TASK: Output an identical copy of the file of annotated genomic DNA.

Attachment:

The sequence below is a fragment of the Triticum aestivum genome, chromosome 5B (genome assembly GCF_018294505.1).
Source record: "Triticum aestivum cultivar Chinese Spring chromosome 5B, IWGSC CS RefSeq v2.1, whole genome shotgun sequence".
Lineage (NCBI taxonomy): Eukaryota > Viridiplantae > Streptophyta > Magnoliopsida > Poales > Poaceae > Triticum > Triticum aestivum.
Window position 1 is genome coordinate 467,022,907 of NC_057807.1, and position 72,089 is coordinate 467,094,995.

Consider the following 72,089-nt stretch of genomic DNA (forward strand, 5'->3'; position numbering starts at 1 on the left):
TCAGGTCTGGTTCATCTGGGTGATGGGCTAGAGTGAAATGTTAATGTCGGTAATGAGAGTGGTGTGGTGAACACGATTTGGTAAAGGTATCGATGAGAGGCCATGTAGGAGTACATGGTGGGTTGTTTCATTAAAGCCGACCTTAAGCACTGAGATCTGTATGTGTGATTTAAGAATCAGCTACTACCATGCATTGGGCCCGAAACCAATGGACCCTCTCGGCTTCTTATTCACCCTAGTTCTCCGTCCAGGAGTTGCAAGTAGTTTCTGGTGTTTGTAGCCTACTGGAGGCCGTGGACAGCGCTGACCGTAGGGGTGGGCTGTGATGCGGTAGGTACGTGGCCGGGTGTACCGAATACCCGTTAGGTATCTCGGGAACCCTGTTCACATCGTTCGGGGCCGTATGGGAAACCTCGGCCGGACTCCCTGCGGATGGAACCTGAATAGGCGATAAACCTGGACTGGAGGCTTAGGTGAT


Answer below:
The sequence below is a fragment of the Triticum aestivum genome, chromosome 5B (genome assembly GCF_018294505.1).
Source record: "Triticum aestivum cultivar Chinese Spring chromosome 5B, IWGSC CS RefSeq v2.1, whole genome shotgun sequence".
Lineage (NCBI taxonomy): Eukaryota > Viridiplantae > Streptophyta > Magnoliopsida > Poales > Poaceae > Triticum > Triticum aestivum.
Window position 1 is genome coordinate 467,022,907 of NC_057807.1, and position 72,089 is coordinate 467,094,995.

Consider the following 72,089-nt stretch of genomic DNA (forward strand, 5'->3'; position numbering starts at 1 on the left):
TCAGGTCTGGTTCATCTGGGTGATGGGCTAGAGTGAAATGTTAATGTCGGTAATGAGAGTGGTGTGGTGAACACGATTTGGTAAAGGTATCGATGAGAGGCCATGTAGGAGTACATGGTGGGTTGTTTCATTAAAGCCGACCTTAAGCACTGAGATCTGTATGTGTGATTTAAGAATCAGCTACTACCATGCATTGGGCCCGAAACCAATGGACCCTCTCGGCTTCTTATTCACCCTAGTTCTCCGTCCAGGAGTTGCAAGTAGTTTCTGGTGTTTGTAGCCTACTGGAGGCCGTGGACAGCGCTGACCGTAGGGGTGGGCTGTGATGCGGTAGGTACGTGGCCGGGTGTACCGAATACCCGTTAGGTATCTCGGGAACCCTGTTCACATCGTTCGGGGCCGTATGGGAAACCTCGGCCGGACTCCCTGCGGATGGAACCTGAATAGGCGATAAACCTGGACTGGAGGCTTAGGTGAT